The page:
‘Mass Casualty Event’ Declared After Major Baltimore Bridge Collapses, Recovery Efforts Underway

‘Mass Casualty Event’ Declared After Major Baltimore Bridge Collapses, Recovery Efforts Underway

What was described as a “mass casualty event” unfolded early Tuesday morning after a ship collision caused the spectacular collapse of a major bridge in Baltimore.

According to WBAL-TV, the Francis Scott Key Bridge over the Patapsco River collapsed about 1:30 a.m., sending at least seven vehicles plummeting into the water.

“This is an unthinkable tragedy,” Mayor Brandon Scott told reporters at a 6 a.m. news conference, according to the New York Post, as video of the collapse shocked viewers around social media.

“Never would you think that you could see, physically see, the Key Bridge tumble down like that. It looked like something out of an action movie,” Scott said.

CBS News reported that the bridge was struck by an outgoing container vessel. At least one of the vehicles that went into the water was a tractor-trailer.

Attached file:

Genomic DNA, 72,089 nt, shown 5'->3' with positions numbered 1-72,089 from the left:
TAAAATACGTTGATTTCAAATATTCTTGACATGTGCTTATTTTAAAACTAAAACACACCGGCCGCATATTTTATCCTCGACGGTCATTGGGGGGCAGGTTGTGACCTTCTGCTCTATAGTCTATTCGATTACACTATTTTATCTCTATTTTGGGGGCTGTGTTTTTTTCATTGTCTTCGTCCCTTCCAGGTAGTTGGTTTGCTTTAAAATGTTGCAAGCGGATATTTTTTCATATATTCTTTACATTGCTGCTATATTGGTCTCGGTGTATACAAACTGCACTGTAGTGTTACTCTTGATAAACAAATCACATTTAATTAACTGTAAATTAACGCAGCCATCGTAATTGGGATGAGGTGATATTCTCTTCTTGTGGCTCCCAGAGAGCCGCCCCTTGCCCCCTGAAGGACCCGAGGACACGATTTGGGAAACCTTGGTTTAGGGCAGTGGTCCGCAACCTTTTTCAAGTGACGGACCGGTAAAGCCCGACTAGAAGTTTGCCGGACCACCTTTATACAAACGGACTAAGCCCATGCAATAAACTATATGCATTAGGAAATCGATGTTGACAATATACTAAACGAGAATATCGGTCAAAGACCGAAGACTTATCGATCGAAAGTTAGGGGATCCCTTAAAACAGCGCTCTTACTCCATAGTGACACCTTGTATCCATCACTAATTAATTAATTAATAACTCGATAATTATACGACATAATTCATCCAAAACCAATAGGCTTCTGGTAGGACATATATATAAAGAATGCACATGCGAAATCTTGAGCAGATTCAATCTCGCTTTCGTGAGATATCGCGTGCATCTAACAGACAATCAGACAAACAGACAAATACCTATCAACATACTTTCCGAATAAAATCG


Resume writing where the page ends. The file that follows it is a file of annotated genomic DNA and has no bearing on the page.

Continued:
According to WBAL, Baltimore Fire Chief James Wallace said two people had been rescued from the water. One was in serious condition, the other declined treatment.

At least seven people were considered unaccounted for, Wallace said.

“We’ll be guided by our guide teams,” he said at the news conference, according to WBAL. “This water is current-influenced, so right now, we think the current is coming in, so we have to take a lot of factors in play.”

Kevin Cartwright, communications chief for the Baltimore City Fire Department, called the incident a “developing mass casualty event,” the Post reported.

“This is a dire emergency,” he said, according to WBAL.

Maryland Gov. Wes Moore has declared a state of emergency, the station reported.

There was no indication the incident was intentional, Police Commissioner Richard Worley said, according to WBAL.

According to the Post, the ship that struck the bridge was a Singapore-flagged vessel headed to Sri Lanka.

The 1.6-mile bridge, part of Interstate 695, was started in 1972 and completed in 1977, according to The New York Times.


This article appeared originally on The Western Journal.

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